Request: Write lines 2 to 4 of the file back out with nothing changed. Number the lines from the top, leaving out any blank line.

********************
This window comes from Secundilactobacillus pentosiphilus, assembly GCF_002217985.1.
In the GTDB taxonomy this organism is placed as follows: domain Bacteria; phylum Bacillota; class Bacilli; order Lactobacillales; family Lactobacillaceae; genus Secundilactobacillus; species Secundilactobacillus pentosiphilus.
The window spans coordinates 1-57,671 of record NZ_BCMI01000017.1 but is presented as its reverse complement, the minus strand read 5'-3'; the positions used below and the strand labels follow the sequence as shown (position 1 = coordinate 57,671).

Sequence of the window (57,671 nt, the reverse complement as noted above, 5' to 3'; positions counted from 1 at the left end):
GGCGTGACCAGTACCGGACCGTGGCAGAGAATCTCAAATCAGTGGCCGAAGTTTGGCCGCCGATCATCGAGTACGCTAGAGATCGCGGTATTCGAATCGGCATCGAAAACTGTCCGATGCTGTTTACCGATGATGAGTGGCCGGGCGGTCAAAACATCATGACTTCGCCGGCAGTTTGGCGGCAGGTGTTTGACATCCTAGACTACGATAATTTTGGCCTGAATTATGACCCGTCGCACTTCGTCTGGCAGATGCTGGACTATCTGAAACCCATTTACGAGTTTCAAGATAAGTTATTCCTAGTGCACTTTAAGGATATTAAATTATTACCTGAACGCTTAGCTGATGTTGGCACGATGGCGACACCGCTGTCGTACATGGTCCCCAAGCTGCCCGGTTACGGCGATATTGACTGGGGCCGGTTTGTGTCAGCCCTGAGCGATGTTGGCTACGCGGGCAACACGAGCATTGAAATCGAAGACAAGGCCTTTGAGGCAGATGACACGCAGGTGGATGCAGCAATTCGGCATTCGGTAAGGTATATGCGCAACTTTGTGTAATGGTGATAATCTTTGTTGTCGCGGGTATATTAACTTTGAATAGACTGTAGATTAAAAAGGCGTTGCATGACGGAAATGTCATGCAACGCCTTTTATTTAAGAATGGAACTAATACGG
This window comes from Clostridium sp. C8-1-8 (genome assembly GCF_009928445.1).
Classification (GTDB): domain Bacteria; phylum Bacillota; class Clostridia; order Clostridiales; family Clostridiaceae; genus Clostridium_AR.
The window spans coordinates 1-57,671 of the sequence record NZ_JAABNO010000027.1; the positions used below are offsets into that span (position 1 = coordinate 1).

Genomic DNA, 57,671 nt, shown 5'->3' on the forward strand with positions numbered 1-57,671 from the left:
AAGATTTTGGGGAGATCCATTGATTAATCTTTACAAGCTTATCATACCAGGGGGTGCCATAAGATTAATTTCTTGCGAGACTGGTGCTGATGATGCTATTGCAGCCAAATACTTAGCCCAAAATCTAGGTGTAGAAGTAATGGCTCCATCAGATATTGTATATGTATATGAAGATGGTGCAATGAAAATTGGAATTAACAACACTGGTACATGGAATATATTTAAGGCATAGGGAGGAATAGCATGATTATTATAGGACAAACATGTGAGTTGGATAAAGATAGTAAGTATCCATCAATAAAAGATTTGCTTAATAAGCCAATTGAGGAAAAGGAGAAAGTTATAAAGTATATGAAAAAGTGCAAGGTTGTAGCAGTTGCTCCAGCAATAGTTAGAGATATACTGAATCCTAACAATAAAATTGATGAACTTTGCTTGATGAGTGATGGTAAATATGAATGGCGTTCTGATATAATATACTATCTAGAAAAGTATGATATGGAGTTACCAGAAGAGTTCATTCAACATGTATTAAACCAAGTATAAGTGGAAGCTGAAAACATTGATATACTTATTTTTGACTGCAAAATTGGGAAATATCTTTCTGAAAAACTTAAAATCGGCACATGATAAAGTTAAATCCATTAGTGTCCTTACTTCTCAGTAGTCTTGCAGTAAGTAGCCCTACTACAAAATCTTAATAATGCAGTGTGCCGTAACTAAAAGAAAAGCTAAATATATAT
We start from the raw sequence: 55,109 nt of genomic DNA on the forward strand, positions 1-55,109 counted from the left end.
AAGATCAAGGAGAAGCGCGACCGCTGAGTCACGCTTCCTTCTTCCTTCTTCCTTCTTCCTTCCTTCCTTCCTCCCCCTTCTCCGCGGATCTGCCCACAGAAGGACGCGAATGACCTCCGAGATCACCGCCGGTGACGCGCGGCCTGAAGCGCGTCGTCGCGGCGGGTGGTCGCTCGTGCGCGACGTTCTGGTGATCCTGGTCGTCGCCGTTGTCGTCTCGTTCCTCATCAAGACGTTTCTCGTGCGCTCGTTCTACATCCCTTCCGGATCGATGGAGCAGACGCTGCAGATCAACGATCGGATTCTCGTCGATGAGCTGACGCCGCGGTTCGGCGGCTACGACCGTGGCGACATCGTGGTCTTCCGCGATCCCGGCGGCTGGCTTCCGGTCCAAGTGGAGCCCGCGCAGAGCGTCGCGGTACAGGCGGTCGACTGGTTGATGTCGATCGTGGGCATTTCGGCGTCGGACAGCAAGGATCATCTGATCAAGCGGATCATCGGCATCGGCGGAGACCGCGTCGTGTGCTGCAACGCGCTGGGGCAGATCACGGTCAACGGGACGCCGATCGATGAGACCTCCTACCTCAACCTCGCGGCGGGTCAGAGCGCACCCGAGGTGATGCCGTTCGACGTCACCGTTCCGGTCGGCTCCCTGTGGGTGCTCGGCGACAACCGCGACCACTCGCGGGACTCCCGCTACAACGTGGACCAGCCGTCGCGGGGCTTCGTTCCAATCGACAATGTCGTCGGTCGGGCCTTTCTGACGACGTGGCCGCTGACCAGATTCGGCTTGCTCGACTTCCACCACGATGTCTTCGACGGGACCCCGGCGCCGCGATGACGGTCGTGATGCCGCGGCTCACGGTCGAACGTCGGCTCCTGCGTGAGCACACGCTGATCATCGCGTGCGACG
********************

In the GTDB taxonomy this organism is placed as follows: domain Bacteria; phylum Bacillota; class Bacilli; order Lactobacillales; family Lactobacillaceae; genus Secundilactobacillus; species Secundilactobacillus pentosiphilus.
The window spans coordinates 1-57,671 of record NZ_BCMI01000017.1 but is presented as its reverse complement, the minus strand read 5'-3'; the positions used below and the strand labels follow the sequence as shown (position 1 = coordinate 57,671).

Sequence of the window (57,671 nt, the reverse complement as noted above, 5' to 3'; positions counted from 1 at the left end):